Just before Siena, one of us had a mishap on a downhill curve, that left him in need of a doctor and his bicycle with a broken rim and stem and a bent fork, or in other words, completely unrideable. Luckily, an ambulance just happened to pass by. The other three of us contrived the unlikely four-axle vehicle shown in the picture above, and rode really slowly to Siena to meet our friend.
All this meant that we got into town rather late, and had little time and opportunity to find a good hotel. We ended up in an overpriced little dark room close to il Campo, the main square of Siena. We originally planned to ride to Florence the next and last day of our tour, but without a bicycle this was impossible. We decided to stay a whole day in Siena and take a train to Florence instead. This time we have more time to look for a hotel, and we manage to get a huge three-room flat under the roof of an old palazzo, which is part of the cannon d'oro hotel at Piazza Matteotti, for a little more than we paid the night before. Hotel prices seem to be directly proportional to the proximity to il Campo, no matter how shabby or spacious they might be.
Siena was packed with tourists, but it still manages to remain a nice and friendly place, and not as overwhelming as Florence. I like Siena a lot and didn't mind spending an extra day there at all. We had plenty of time to visit the beautiful cathedral, and the one wall they managed to put up for a much bigger cathedral, until the bubonic plague put a stop to their plans in the 14th century. We visited the museum, which allows climbing up all the way to the top of that wall, providing a tremendous view. The picture of il Campo and the Palazzo Publico with its tower was taken there.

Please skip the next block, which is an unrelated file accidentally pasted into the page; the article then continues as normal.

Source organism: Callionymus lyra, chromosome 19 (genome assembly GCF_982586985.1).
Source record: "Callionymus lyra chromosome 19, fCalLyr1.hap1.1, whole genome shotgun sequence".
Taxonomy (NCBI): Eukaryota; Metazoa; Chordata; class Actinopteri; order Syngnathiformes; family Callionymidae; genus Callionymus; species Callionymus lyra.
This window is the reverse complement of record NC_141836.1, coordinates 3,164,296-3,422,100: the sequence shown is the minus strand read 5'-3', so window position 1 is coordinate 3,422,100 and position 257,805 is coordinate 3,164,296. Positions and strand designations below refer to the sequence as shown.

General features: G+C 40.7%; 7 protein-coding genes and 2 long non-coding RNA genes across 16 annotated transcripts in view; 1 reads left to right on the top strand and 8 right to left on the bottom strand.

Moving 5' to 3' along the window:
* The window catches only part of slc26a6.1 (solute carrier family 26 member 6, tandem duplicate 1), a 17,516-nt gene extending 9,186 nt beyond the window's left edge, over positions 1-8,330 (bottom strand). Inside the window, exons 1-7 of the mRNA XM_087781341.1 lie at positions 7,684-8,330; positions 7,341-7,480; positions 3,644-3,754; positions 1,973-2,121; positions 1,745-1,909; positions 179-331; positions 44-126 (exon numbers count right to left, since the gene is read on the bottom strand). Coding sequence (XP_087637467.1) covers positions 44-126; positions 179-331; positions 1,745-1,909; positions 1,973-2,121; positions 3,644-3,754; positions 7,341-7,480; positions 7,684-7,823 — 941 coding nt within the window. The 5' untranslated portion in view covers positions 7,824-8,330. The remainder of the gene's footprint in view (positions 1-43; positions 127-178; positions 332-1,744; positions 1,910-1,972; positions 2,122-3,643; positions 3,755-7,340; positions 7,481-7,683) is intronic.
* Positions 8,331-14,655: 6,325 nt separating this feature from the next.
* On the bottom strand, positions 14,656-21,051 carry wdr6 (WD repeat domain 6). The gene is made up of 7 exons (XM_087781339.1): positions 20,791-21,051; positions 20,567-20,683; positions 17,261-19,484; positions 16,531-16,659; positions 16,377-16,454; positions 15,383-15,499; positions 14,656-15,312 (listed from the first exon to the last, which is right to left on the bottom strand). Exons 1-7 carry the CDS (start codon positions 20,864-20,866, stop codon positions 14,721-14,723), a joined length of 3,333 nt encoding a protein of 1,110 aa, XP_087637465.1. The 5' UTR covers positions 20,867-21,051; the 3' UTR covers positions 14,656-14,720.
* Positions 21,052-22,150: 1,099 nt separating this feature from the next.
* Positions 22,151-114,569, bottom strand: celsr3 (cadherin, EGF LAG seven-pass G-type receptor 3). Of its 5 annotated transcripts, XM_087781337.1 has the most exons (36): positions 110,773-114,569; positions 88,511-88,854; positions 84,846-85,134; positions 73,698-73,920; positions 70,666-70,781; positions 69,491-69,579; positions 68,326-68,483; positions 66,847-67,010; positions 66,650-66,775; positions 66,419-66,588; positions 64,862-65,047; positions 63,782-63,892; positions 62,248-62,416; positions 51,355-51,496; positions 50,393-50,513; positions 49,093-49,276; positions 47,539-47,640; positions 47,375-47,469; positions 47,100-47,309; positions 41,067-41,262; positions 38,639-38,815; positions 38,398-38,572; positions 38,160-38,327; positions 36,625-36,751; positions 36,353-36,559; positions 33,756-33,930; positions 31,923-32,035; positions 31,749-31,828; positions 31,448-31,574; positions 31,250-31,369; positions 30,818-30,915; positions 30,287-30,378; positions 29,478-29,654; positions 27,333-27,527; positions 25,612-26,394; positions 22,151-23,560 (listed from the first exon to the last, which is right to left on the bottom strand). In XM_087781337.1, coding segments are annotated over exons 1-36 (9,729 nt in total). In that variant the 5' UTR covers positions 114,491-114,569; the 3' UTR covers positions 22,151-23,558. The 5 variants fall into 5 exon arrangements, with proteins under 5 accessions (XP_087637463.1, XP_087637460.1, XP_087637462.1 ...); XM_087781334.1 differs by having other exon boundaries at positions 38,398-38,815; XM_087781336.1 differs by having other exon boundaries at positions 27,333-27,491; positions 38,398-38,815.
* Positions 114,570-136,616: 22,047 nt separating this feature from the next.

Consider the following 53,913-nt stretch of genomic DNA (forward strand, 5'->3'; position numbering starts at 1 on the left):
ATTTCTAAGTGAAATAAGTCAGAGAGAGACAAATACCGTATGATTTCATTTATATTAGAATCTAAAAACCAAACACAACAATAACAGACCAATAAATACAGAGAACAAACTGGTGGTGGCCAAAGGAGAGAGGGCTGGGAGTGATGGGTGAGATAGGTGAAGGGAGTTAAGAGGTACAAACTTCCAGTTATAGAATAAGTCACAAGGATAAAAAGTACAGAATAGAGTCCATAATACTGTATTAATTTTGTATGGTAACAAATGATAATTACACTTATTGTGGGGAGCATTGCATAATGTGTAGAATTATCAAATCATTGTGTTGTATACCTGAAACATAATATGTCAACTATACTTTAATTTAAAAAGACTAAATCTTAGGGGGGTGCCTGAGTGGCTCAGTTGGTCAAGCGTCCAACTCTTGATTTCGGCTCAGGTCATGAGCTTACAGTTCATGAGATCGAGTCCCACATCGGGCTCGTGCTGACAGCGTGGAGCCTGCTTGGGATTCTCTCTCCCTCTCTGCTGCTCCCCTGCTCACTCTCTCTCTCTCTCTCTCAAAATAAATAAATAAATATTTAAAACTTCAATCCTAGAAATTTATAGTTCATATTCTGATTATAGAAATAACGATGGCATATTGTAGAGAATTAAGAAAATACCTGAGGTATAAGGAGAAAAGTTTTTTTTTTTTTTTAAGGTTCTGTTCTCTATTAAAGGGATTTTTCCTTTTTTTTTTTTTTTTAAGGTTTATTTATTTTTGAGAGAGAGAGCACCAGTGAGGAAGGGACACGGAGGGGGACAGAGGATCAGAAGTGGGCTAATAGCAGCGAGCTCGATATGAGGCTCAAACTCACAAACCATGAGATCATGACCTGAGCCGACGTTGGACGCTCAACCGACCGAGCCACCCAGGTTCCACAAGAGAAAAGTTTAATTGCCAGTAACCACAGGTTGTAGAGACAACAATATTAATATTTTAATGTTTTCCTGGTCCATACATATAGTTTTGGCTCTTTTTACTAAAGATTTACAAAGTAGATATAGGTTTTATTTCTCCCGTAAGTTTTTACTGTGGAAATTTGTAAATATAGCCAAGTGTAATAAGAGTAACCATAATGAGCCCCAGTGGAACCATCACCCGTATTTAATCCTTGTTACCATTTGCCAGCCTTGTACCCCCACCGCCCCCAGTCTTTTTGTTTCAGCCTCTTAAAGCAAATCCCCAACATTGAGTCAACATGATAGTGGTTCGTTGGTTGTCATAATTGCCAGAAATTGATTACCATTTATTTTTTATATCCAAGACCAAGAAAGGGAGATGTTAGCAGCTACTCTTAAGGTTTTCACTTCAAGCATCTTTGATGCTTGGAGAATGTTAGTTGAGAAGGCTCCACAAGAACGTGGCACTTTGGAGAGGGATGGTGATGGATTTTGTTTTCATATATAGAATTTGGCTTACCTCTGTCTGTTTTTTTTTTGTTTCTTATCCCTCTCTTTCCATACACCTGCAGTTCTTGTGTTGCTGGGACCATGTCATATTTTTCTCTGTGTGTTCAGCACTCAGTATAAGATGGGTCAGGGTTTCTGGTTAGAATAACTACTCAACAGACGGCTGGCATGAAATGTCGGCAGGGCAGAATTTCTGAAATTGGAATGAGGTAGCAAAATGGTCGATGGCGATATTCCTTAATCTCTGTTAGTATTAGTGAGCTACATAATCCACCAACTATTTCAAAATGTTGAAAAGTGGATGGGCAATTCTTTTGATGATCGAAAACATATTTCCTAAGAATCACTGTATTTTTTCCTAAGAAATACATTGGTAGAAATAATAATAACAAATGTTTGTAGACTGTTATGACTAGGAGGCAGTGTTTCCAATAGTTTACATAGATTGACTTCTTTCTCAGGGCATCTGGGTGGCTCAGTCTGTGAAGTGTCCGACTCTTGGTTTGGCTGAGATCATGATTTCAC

In the meantime, the bicycle store was working overtime to get the bicycle fixed. They actually managed to find matching components and reinstall everything for a very reasonable price, in record speed. (The owner, a friendly old gentleman who used to race, only spoke Italian and it took a long time to explain why we were in such a hurry...)
Florence is a big city, probably as big as all the others described above combined. It's packed with tourists. The road between Siena and Florence is scenic but we did not have the opportunity to ride it this time; see my other tour report. We rode to the center of Florence from the train station, to the Piazza della Signoria. We visited many of the usual suspects but didn't go to any museums. If you haven't been there, don't miss the Uffizi, but forget the duomo, whose inside looks like a concrete bunker compared to the one in Siena. We finally rode to the other side of the Arno river, where we had a nice view over Florence:
You can see the river Arno in the foreground. The fat-looking bridge at the front left is the Ponte Vecchio, which is lined with tourist shops. The tower in the center is the Palazzo Vecchio at the Piazza della Signoria (the central square), and the duomo is to the right. If you want to visit Florence, I strongly recommend to read up on Florence's history in the 11th through 15th centuries, closely tied to the Medici clan, or you won't be able to enjoy the experience properly. It's all just stones if you don't know the living history behind them.
Contrary to common misconceptions, it is hard to take a bicycle on an Italian train, with the exception of some local trains but these can't be used to go longer distances. Consequently we had to leave Florence at a really inconvenient time, sometime late in the evening, but since the train left over two hours late we didn't get to our next destination (Rovereto, near Lake Garda) until two o'clock in the morning, where we met with more friends. I'll leave that for another page.
Looking back, the best part of this tour were the first three days, around Ascoli Piceno and Norcia, in the Apennine mountains. When I go there (when, not if), I'll spend more time in Umbria and Abruzzo to the south.
|home||writing||bicycle repair||[ travel ]|